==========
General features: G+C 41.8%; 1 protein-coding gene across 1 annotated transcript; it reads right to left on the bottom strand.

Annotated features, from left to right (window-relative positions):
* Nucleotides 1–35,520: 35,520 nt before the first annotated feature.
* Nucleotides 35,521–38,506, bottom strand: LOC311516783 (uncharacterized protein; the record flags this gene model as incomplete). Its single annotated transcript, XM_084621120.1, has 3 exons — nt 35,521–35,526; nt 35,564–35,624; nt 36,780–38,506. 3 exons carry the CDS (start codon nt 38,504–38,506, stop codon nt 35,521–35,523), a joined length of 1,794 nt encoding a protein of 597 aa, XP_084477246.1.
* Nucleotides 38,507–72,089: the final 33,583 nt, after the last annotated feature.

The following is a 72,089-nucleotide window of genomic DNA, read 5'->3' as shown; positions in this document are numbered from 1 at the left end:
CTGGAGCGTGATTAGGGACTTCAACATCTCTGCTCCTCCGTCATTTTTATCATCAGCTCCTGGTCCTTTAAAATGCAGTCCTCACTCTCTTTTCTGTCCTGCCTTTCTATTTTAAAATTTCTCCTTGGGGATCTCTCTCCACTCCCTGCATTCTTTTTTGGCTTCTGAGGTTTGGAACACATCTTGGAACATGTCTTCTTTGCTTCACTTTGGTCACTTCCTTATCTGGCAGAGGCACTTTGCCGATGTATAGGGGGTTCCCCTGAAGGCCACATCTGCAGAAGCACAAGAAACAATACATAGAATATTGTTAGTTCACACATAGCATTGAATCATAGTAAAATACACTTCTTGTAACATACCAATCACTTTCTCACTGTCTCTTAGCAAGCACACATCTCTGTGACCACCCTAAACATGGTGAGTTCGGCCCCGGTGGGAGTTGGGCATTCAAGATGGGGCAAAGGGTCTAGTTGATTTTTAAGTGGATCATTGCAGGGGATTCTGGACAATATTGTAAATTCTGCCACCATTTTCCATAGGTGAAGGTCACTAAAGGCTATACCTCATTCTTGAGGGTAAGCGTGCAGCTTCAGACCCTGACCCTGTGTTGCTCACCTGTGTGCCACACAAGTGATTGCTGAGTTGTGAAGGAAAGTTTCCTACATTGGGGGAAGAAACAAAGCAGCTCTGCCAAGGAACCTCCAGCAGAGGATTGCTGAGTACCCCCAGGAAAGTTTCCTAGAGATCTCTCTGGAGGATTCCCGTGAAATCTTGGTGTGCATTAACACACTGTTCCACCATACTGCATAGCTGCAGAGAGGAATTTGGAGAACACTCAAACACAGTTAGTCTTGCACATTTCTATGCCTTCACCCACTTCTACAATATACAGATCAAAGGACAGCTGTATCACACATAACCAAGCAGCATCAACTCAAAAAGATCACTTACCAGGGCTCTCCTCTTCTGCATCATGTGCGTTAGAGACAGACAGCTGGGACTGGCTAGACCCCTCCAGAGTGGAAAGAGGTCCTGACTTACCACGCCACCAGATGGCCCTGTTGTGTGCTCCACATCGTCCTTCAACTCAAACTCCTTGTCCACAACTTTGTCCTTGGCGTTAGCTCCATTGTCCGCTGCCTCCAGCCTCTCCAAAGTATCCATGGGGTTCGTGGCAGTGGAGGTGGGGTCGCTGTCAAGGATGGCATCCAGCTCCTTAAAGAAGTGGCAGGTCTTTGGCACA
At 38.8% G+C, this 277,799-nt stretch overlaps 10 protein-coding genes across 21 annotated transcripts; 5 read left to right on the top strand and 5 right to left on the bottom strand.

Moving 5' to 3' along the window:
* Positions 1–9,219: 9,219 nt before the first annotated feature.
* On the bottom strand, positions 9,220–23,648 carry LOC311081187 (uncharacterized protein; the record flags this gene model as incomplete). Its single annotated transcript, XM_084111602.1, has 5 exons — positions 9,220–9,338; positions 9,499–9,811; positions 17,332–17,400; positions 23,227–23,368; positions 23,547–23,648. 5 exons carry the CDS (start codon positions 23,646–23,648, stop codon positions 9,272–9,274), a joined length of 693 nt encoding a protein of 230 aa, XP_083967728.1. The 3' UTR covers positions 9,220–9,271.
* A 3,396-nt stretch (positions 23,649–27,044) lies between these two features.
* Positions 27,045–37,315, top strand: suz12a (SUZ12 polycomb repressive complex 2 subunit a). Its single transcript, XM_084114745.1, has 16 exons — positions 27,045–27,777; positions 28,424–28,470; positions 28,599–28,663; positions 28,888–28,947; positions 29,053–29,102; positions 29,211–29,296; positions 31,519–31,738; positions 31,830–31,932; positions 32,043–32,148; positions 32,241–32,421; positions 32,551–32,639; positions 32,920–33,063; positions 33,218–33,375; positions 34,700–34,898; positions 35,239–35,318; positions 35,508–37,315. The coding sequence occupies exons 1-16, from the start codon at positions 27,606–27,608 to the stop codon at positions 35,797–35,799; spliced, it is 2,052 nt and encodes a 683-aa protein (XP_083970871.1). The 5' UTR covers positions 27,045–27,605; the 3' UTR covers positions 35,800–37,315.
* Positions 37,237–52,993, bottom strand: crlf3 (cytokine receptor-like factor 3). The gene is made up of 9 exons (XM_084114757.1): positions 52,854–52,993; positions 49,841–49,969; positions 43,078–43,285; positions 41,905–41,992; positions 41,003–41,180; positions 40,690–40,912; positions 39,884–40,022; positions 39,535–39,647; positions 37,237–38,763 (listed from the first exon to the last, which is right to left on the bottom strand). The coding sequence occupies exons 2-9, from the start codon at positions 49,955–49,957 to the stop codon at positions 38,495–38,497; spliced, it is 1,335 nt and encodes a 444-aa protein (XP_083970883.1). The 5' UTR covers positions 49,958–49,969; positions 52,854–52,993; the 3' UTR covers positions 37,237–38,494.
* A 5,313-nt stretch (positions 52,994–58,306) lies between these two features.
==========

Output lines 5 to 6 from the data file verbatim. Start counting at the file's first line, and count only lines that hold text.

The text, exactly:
* Nucleotides 38,507–72,089: the final 33,583 nt, after the last annotated feature.

The following is a 72,089-nucleotide window of genomic DNA, read 5'->3' as shown; positions in this document are numbered from 1 at the left end: